Brussels, 27 July 2005
Markos Kyprianou, European Commissioner for Health and Consumer Protection, today welcomed the entry into effect of the EU’s Tobacco Advertising Directive on 31 July. Passed by the European Parliament and Council in 2003 (see: IP/02/1788), the Directive bans tobacco advertising in the print media, on radio and over the internet. It also prohibits tobacco sponsorship of cross-border cultural and sporting events. Though most EU countries have either passed the necessary laws or are in the process of passing them, it is not clear that all will do so by 31 July. In a separate development, the European Commission has adopted a report on the implementation of the Tobacco Products Directive.
Commenting on implementation of the Tobacco Advertising Directive, Commissioner Kyprianou said: “Banning tobacco advertising is one of the most effective ways of reducing smoking. This Directive will save lives and reduce the number of Europeans who suffer from smoking related illnesses.”
According to a World Bank study advertising bans can reduce smoking prevalence by up to 7% The WHO’s Framework Convention on Tobacco Control, for which the EU recently completed its ratification (see MEX/05/0630), has as one of its objectives a world-wide ban on tobacco advertising, promotion and sponsorship. Around 650,000 people die each year in the EU from smoking related diseases, so even a small decrease in smoking prevalence has the potential to save thousands of lives.
The 2003 Tobacco Advertising Directive applies only to advertising and sponsorship with a cross-border dimension. Advertising in cinemas and on billboards or using merchandising (e.g. ash trays or parasols) therefore falls outside its scope. So too does tobacco sponsorship at events which are purely local, with participants coming from only one Member State.
Tobacco advertising on television has been banned in the EU since the early 1990s, and is governed by the TV Without Frontiers Directive.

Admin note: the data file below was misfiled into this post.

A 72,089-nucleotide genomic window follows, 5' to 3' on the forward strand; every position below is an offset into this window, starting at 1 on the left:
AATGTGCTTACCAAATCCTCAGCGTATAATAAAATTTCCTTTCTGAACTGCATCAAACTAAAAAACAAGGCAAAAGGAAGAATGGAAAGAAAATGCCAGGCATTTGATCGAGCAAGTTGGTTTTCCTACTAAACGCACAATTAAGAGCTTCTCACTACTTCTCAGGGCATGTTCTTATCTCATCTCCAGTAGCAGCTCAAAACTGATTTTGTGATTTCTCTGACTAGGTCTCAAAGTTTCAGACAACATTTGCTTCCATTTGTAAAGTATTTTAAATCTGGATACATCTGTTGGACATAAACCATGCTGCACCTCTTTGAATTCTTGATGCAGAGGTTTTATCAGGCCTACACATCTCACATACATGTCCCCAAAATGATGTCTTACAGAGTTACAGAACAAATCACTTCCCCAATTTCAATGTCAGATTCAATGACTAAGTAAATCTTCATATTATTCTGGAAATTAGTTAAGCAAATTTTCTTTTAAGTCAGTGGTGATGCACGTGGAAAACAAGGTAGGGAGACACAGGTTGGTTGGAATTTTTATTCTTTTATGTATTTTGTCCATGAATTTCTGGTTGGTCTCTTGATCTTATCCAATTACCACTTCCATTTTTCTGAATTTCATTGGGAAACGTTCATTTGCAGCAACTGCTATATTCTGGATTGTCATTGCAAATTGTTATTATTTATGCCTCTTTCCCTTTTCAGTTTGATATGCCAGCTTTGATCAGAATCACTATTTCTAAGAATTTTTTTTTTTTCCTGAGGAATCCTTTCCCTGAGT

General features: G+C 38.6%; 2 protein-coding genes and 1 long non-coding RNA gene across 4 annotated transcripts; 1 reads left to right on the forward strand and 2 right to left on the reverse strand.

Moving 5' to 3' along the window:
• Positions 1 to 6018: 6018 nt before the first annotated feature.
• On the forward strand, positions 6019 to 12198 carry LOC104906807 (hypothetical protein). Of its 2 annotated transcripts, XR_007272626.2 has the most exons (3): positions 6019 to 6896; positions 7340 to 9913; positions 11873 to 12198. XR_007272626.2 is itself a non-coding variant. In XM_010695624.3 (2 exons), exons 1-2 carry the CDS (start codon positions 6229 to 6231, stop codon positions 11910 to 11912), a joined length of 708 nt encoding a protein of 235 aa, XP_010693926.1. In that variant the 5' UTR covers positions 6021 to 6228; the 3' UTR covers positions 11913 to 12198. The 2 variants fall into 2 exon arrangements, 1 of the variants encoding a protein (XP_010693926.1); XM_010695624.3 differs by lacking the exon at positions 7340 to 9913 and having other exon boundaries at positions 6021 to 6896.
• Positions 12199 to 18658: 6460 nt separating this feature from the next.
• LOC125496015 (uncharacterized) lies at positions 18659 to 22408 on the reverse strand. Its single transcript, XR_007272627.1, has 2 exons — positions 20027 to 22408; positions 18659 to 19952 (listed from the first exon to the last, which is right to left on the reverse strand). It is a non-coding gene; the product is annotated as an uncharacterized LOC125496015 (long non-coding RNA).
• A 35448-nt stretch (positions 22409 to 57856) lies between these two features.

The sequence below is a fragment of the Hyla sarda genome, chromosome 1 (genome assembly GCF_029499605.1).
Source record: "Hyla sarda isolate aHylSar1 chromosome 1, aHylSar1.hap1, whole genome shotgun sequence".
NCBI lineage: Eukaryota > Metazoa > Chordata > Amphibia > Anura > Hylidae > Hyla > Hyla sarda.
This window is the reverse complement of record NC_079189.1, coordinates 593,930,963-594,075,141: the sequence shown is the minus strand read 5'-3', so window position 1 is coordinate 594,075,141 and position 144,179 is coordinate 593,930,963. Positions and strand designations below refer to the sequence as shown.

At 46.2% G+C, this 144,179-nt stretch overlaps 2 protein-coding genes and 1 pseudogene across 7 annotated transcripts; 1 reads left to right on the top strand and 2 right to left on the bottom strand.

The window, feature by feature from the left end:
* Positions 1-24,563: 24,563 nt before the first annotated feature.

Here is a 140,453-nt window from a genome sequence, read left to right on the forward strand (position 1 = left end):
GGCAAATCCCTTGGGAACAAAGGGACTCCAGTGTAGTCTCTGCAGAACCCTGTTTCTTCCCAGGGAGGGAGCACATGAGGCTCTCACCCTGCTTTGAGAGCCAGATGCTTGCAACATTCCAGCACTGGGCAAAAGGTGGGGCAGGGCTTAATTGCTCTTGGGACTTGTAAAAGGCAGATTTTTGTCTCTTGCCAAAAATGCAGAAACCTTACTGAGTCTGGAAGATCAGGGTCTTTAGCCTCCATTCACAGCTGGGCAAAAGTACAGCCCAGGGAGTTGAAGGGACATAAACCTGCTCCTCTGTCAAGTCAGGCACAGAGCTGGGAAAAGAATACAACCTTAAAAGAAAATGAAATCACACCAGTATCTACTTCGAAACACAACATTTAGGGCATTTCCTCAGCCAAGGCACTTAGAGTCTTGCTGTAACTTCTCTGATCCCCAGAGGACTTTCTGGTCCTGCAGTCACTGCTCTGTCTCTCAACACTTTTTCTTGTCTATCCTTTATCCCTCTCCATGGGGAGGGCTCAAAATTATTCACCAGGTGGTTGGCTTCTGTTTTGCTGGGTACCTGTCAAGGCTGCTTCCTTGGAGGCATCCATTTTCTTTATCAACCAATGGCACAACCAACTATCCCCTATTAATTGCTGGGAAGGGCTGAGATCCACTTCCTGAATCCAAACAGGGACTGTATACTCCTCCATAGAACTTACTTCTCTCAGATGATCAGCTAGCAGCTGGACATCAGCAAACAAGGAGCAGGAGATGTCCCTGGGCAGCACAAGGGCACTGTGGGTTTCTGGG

The 2003 Directive was passed using the EU’s powers to regulate its internal market. By the 1990s differing national rules on tobacco advertising and sponsorship were becoming a barrier to the free movement between Member States of the products and services carrying them. In 1998 the EU attempted to resolve this problem by passing a directive banning all forms of tobacco advertising and sponsorship. This directive was annulled by the European Court of Justice in 2001, which ruled that a total ban went beyond the EU’s powers. However, the Court stated that the EU could legitimately introduce a more limited ban on tobacco advertising and sponsorship. The 2003 Directive adheres strictly to the limits laid down by the Court in its 2001 judgement.
The report on implementation of the Tobacco Products Directive found its provisions on health warnings and maximum tar, nicotine and carbon monoxide are being respected. However, public authorities have a very incomplete picture of the ingredients being used in cigarettes, their functions and their health effects on consumers, mainly due to incomplete disclosure of information by tobacco companies. A consultation on how to make the disclosure rules on additives more effective will be launched in the autumn.
 Wolrd Bank Report on the Economics of Tobacco Control, 1999